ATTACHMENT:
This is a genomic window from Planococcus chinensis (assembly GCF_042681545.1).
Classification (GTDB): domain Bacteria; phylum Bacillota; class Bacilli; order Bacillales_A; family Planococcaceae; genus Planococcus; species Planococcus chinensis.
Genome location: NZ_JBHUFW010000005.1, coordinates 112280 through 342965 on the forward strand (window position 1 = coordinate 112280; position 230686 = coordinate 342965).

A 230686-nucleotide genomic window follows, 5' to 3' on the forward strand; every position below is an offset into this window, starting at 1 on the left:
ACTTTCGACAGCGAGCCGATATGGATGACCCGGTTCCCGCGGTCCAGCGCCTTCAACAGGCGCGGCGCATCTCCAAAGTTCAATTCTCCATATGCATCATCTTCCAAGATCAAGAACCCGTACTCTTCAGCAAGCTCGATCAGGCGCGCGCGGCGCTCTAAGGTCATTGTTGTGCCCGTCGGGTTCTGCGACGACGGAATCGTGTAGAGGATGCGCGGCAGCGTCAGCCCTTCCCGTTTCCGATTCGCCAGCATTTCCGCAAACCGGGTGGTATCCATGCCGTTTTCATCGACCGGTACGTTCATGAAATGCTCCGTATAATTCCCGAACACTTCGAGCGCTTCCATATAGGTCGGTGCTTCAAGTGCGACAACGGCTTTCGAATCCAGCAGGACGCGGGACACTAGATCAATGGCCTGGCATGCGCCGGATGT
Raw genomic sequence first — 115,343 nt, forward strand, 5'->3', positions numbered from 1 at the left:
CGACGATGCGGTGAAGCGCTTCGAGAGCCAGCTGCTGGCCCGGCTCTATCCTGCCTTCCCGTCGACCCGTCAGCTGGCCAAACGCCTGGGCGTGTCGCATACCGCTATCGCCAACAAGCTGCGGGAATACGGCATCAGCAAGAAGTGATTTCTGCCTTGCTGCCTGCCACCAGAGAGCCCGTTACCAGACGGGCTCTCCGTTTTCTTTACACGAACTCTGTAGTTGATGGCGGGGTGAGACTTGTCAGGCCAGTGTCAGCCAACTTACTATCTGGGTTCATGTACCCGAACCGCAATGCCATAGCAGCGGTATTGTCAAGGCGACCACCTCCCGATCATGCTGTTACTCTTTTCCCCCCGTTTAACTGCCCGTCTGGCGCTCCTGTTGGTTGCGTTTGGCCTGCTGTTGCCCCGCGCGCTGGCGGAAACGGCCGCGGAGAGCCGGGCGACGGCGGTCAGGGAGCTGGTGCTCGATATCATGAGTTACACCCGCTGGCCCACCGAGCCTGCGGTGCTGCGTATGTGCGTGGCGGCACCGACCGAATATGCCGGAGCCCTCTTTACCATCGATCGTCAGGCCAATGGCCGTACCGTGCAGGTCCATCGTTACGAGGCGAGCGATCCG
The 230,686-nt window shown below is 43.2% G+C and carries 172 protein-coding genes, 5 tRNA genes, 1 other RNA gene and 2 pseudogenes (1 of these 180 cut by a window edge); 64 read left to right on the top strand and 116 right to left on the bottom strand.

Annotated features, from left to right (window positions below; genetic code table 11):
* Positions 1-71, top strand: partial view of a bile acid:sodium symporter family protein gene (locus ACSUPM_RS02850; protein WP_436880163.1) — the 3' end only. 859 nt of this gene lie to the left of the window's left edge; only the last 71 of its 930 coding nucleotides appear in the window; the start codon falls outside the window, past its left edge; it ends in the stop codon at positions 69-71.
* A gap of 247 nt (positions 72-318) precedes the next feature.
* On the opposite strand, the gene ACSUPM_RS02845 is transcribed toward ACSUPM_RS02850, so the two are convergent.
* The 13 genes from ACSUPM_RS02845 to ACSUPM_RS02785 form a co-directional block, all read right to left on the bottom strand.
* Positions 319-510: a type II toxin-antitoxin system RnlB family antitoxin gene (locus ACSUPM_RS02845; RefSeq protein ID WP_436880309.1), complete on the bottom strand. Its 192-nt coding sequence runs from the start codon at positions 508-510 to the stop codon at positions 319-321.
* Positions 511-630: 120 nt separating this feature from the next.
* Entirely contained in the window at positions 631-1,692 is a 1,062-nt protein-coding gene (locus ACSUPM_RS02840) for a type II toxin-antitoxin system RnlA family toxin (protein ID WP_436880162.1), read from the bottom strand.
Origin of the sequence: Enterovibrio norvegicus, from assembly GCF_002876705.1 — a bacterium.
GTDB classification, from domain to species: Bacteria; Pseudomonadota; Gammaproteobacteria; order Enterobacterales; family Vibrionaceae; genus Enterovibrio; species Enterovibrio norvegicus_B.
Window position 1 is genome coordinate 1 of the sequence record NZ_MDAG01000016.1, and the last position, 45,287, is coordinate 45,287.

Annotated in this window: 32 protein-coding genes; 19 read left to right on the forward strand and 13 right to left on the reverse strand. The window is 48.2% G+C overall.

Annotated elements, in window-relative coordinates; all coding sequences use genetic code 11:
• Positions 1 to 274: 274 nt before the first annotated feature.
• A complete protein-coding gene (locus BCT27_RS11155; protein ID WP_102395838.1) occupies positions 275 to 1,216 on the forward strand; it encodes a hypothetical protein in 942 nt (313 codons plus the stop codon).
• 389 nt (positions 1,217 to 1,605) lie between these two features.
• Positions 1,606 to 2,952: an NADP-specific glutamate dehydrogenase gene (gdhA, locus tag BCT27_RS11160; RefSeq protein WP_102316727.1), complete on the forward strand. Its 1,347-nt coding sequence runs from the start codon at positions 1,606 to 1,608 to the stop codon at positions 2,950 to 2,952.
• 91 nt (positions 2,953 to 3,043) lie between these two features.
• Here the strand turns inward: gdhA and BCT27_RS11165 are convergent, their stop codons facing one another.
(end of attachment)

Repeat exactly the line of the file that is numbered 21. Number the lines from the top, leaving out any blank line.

Annotated elements, in window-relative coordinates; all coding sequences use genetic code 11: